3) Let there be peace throughout this process. It is stressful for everyone and I pray that things go smoothly and each of us is satisfied. We bought from owners who were deceptive and left us with expensive repairs which we made. I pray that we have been good caretakers and leave the property in better shape than when we received it.

4) Finally, I pray that when my children look back at their childhood, they recall happy memories of a loving family. I hope they know we chose people over things for a reason and that tattered furniture was a sign of time well spent with the right priorities.

I found some pictures and each made me happy. Thank you to those who crossed our threshold during our time in Rockville.

We are blessed.



PicMonkey Collage

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For those who follow my experience with the benzodiazepine Ativan (lorazepam), here’s an update.

My doctor prescribed 1 mg Ativan to be taken as needed for tongue pain caused by menopause.  After 3 months use, I developed interdose withdrawal – basically my body stopped producing gamma-aminobutyric acid (GABA) because the benzo was providing that.  I suffered a list of symptoms including rapid heart beat, high blood pressure, coma like fatigue (sleeping 18 hours a day), migraines, gastro pain, etc.  In one month I saw 7 doctors, including 2 visits to urgent care.  No doctor could find anything wrong except for the blood pressure which I’d never experienced before, and which went away during taper.  They wanted to add blood pressure meds (I said no), and gave me several rounds of steroids and antibiotics “just in case”.  Finally we discovered the one prescription medication I was taking is only supposed to be used short term (2-3 weeks), and every side effect I was experiencing was because I followed my doctor’s orders.

The problem with benzos is that once your brain stops producing GABA, it takes a long time for the neurons to upregulate.  If you cold turkey the benzo, or taper too rapidly, the body suffers terribly, perhaps for many years, while the brain repairs.  A successful taper means slowly reducing the amount of drug in your body in small enough amounts that you “fool it” and it isn’t shocked by the withdrawal of drug.  For me, the dose reduction that worked was .00125mg per day via a liquid micro taper.  Staying at 7% reduction per month made my symptoms bearable.  Hard, but bearable.  If you are thinking of tapering your drug, please seek advice from benzo experts in the UK who take this iatrogenic illness seriously.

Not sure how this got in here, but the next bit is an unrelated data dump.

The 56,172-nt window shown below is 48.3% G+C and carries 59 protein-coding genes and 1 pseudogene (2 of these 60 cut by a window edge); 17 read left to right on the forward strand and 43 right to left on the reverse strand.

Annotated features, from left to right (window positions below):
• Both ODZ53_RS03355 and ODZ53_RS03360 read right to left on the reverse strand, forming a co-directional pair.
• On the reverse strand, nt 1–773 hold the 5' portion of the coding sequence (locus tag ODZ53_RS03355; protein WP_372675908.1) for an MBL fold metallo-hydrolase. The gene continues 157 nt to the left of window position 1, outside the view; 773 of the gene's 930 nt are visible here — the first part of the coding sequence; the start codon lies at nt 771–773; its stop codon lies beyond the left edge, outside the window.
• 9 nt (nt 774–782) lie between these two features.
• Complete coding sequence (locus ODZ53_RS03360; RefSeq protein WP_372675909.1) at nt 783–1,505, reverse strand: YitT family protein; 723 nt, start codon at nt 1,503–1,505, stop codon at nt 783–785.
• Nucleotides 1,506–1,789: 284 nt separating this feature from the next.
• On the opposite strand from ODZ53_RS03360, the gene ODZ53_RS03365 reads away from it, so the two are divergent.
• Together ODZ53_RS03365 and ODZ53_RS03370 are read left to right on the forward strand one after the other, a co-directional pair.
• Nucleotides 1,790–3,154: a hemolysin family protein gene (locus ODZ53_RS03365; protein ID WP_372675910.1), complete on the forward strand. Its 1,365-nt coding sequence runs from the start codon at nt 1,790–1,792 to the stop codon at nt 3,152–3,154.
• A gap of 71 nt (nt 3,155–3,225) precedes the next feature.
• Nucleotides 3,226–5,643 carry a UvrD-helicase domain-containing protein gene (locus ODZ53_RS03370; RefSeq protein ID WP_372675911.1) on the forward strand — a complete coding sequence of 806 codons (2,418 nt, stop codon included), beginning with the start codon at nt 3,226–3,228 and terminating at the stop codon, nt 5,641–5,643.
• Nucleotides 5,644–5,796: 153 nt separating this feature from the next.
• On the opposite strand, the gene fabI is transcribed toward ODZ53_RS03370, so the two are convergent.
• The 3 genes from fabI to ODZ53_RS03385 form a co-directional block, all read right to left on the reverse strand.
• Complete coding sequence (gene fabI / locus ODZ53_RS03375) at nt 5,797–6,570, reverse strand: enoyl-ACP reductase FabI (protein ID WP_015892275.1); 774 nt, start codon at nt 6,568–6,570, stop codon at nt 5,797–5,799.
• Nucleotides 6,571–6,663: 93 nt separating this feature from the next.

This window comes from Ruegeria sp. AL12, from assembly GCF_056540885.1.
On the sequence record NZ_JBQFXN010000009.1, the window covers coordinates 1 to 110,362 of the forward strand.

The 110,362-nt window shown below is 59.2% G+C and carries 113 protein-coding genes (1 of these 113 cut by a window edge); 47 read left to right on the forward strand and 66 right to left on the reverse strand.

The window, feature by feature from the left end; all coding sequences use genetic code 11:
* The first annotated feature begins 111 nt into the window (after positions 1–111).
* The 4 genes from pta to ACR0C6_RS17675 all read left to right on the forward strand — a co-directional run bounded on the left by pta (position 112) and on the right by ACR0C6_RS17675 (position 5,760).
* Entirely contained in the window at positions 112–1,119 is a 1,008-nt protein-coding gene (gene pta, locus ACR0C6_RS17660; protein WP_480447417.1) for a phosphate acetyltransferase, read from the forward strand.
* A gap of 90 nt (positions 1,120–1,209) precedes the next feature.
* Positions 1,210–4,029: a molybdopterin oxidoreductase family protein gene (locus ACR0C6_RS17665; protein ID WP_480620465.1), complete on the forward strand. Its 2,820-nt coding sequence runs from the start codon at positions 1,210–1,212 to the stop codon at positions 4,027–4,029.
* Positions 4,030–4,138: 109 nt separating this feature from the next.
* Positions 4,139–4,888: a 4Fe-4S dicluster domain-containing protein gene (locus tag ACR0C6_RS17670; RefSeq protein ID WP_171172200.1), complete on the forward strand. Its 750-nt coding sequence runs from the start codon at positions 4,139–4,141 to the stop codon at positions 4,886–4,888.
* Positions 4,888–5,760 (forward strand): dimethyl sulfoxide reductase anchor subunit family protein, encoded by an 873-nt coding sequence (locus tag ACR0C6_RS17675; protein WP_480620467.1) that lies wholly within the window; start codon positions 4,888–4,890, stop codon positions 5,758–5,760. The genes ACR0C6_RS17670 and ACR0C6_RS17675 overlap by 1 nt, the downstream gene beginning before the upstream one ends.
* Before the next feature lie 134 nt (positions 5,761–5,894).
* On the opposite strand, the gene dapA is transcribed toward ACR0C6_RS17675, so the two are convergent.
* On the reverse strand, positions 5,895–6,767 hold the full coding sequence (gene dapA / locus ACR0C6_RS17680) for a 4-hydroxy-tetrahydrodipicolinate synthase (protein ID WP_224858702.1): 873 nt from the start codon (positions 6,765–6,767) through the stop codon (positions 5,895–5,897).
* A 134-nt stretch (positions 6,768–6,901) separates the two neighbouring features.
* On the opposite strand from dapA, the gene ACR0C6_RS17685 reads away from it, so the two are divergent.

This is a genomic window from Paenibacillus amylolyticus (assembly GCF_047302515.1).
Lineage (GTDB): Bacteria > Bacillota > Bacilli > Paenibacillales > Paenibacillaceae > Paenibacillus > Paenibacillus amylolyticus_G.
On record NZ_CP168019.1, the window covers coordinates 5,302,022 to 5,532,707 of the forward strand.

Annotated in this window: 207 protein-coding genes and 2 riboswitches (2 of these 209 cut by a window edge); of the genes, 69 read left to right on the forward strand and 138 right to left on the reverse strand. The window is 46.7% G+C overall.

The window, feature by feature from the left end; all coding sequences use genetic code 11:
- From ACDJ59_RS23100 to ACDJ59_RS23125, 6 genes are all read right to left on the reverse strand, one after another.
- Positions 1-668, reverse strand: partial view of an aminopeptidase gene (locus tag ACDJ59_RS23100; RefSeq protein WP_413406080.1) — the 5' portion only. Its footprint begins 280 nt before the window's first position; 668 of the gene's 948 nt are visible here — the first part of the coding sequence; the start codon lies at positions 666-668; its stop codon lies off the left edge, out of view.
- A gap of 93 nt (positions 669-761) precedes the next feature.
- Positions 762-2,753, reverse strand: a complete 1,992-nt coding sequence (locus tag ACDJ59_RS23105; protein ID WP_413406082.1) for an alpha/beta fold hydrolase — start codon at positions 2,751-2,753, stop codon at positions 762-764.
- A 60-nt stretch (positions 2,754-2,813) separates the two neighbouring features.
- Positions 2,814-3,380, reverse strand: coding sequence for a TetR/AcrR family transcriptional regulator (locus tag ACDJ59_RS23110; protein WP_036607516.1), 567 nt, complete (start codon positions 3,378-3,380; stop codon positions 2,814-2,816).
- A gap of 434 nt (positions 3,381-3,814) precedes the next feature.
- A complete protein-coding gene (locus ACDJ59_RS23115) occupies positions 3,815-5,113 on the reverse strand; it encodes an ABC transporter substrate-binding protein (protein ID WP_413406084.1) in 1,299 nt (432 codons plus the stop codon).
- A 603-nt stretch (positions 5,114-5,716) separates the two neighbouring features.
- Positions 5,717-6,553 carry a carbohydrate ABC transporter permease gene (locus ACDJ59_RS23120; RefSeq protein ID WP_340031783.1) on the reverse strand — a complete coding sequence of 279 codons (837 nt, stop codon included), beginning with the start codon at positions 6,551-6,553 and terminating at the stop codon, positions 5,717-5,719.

It took me 17 months to taper a drug which I took for only 3 months before my brain and central nervous system were damaged.  My last dose was July 23, 2014.  I stepped off feeling close to 100% healed, and saw improvements in my health through most of the taper.  I went from blogbeing unable to sleep to unable to stay awake for 2am doses during the last few months.

When I completed the taper I still struggled with fatigue. I would get hit with sudden waves of exhaustion and inability to fight it off. I also felt lethargic and unmotivated. I wonder now if the lack of interest which continued for a while was more post traumatic stress and trying to figure out what was left of my life outside my walls. It has all gotten better.

Just like during taper, right after I stepped off, I continued to be a slave to the calendar. I watched days go by and any tiny blip gave me jolts of fear that this might be delayed withdrawal.  For some who taper too quickly, but feel okay during the taper, months later they can be slammed with symptoms.  At month 4 I knew that I should no longer fear delayed; I’d escaped that.

At month 7, despite some small remaining brain things (concentration was hard, following book plots was hard, staying interested in movies was hard), I celebrated being at 100% healed. By then I’d read enough on perimenopause, and was actively tracking my symptoms of that, I believe the remaining symptoms I was dealing with were peri not the benzo.

More recently it suddenly occurred to me that I’d listened from start to finish to 5 audio books in a row and remembered the plot. I read before bed and enjoy it. That came out of nowhere and was just normal. I’ve stopped thinking about symptoms and just live life.

The thing I think that would have helped me to know during healing is: how do you live after this experience and not be fearful or have anger?

I believe the brain engages a sort of amnesia which allows us to forget much of what we suffered. I don’t think about Ativan or what I went through on a regular basis. When I talk about it, I no longer cry. Even though I remain as an admin in my benzo support group and participate daily, my brain is forgetting what the experience was truly like. This week someone asked about physical pain and who doesn’t have it. I spent a long time trying to remember. I didn’t journal everything but I know that there were times I took 3 baths a day because the Epsom salt and essential oils were the only thing that helped with the aches. So, I can say I must have had pain, but I truly don’t remember the specifics. I know there was stuff with benzo belly and laying on my stomach in a semi fetal position when it hurt – but I can’t remember the details, how often, how bad…..

I talk less about those 2 years now because it feels more like the plot of a barely remembered book than something I struggled with 24/7. I am in an interesting position where for the first time I can see the perspective from friends and family on this – how could this possibly be true? How can one tiny drug (taken such a short time for me) have led to such damage? Especially now that it no longer feels like something I lived; it doesn’t feel like my story, my pain, my losses, because everything feels right and better.